An early feminist activist, Sanger is widely regarded as a pioneer in American reproductive rights. She opened the first birth control clinic in the United States more than a century ago, and helped create access to birth control for low-income, minority and immigrant women… Sanger worked with black leaders and ministers to give black women the same access to birth control as white women, [according to Esther Katz, founder of the Margaret Sangers Papers Project]. She was single-mindedly focused on making birth control cheap and accessible to everybody.

But then too, there is this:

She was also a vocal supporter of the now-discredited eugenics movement, which aimed to improve the human race through planned breeding based on genetic traits.

While now rightly discredited, along with the “science” behind it, eugenics — the notion that “society could be improved by encouraging reproduction among certain groups, particularly Anglo-Saxon Protestants, and discouraging or limiting reproduction among other groups, including Eastern European immigrants and, increasingly, Indigenous people” — was considered a “progressive” idea in Canadian socialist and feminist circles in the early twentieth century.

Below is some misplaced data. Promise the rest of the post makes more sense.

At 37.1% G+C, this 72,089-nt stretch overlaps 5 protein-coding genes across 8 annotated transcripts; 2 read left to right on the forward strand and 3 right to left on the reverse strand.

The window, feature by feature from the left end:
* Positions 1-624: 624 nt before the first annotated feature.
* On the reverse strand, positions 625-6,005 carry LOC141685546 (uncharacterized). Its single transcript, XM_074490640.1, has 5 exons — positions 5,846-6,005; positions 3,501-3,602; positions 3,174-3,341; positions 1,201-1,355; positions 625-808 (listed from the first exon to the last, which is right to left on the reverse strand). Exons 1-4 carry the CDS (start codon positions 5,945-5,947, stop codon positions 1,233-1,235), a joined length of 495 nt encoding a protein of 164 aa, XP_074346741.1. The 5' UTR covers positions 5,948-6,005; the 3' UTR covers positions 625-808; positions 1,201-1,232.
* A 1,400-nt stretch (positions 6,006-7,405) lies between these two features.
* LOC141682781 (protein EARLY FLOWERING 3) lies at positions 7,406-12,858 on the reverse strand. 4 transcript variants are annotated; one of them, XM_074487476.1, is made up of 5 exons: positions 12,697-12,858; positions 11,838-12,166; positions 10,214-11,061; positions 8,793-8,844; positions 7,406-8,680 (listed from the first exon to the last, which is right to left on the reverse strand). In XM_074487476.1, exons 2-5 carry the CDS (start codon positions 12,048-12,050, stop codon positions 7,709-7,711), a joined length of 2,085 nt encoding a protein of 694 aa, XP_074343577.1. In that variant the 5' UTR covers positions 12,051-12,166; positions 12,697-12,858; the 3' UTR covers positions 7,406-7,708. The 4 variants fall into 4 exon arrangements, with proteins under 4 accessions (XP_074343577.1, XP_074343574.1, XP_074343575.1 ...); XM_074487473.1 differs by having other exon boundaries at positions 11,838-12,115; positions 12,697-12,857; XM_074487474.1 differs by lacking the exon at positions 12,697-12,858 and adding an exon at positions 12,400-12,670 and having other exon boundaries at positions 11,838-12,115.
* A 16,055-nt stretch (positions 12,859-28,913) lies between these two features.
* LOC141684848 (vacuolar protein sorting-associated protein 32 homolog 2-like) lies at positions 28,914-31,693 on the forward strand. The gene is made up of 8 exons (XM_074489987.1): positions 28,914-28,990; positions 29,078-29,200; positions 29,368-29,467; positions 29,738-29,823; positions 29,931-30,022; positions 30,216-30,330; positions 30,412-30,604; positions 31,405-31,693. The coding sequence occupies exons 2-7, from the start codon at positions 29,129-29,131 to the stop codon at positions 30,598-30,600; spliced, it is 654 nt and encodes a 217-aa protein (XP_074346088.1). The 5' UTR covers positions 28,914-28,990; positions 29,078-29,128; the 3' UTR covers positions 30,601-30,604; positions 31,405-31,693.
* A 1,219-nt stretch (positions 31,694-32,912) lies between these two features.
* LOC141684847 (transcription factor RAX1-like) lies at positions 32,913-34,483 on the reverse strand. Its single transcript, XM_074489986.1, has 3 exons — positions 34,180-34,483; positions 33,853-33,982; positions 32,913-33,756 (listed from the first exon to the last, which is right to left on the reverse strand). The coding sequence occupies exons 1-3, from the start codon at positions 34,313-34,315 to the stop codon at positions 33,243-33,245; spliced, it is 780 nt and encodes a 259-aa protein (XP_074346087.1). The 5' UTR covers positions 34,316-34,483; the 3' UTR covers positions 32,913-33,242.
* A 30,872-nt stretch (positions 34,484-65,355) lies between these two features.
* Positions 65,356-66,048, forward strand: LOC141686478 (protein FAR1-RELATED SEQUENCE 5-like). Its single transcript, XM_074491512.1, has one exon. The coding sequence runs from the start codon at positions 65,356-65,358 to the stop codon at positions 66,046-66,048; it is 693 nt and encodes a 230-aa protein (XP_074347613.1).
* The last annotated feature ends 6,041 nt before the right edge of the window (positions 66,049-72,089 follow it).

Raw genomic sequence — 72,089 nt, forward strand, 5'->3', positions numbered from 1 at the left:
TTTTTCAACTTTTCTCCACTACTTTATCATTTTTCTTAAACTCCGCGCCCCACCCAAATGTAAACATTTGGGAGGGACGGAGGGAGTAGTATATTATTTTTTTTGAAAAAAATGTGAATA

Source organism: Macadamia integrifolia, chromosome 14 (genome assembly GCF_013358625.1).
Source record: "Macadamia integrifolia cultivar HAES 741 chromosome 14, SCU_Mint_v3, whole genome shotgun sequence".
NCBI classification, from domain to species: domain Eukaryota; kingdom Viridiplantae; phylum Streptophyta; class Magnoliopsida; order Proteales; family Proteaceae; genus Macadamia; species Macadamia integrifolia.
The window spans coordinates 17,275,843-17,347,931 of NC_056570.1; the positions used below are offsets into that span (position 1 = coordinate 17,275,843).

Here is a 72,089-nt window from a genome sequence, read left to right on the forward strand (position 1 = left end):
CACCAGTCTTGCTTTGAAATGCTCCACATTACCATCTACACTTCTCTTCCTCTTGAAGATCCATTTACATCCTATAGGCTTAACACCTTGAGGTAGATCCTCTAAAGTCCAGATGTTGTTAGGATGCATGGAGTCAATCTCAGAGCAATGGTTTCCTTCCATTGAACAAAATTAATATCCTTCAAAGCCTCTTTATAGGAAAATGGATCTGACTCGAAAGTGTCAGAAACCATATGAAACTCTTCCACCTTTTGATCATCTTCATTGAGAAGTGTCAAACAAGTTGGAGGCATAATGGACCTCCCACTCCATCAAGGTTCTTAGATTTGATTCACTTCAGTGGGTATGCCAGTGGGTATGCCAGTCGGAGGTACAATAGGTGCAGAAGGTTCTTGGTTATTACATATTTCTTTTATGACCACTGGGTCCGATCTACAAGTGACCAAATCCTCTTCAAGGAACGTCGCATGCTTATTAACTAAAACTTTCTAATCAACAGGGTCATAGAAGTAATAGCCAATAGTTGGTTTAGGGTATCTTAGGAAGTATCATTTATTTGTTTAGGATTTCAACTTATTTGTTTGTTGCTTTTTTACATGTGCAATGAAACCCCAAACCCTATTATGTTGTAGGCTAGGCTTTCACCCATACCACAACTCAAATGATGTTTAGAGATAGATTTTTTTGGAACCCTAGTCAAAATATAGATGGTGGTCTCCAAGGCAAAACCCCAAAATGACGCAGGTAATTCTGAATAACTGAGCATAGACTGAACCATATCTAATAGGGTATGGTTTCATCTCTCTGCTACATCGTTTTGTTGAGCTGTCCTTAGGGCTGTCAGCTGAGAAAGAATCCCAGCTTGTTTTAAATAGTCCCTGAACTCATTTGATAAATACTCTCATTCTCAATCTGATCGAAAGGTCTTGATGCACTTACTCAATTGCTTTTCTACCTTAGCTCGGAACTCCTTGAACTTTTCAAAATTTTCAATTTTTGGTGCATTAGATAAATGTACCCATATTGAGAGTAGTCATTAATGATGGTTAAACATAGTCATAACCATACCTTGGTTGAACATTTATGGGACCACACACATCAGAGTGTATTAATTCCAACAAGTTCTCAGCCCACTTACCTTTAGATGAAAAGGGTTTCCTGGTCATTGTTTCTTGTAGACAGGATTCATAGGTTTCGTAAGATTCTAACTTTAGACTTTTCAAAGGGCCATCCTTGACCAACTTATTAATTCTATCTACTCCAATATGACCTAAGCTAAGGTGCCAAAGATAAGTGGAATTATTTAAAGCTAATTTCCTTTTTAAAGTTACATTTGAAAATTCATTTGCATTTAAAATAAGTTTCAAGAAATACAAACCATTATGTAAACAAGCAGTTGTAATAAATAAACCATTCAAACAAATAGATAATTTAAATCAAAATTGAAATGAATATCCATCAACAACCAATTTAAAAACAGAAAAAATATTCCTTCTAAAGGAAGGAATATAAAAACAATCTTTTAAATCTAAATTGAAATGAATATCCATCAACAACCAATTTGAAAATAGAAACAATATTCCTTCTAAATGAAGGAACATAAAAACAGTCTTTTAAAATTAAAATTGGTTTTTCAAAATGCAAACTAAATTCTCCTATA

Among the iconic Canadian figures who at least briefly flirted with the idea of sterilizing “mental defectives and those incurably diseased:” Nellie McClung, the suffragette leader and member of the “Valiant Five” who helped establish that women were legally “persons” and “could no longer be denied rights based on narrow interpretations of the law;” and Tommy Douglas, the CCF premier of Saskatchewan who is best known as the father of Medicare in this country and who was chosen as “The Greatest Canadian” in a 2004 CBC-TV series.

Should they now be “canceled,” their very real and significant achievements disappeared in a binary choice between good and evil, right and wrong in which wrong and evil inevitably trump good and right?

While that may seem — is — a long way from the firing of one freelance Halifax arts journalist, the CBC’s decision to “end our business relationship” with Tara Thorne reflects the reflexive unwillingness to confront nuance and balance that has become all too common these days.

The CBC, which has been rightly criticized for its past failures to respond appropriately to the serial inappropriate behaviours of stars like Jian Ghomeshi and Don Cherry, seems to have settled on a new fault-free default position. One mistake and gone…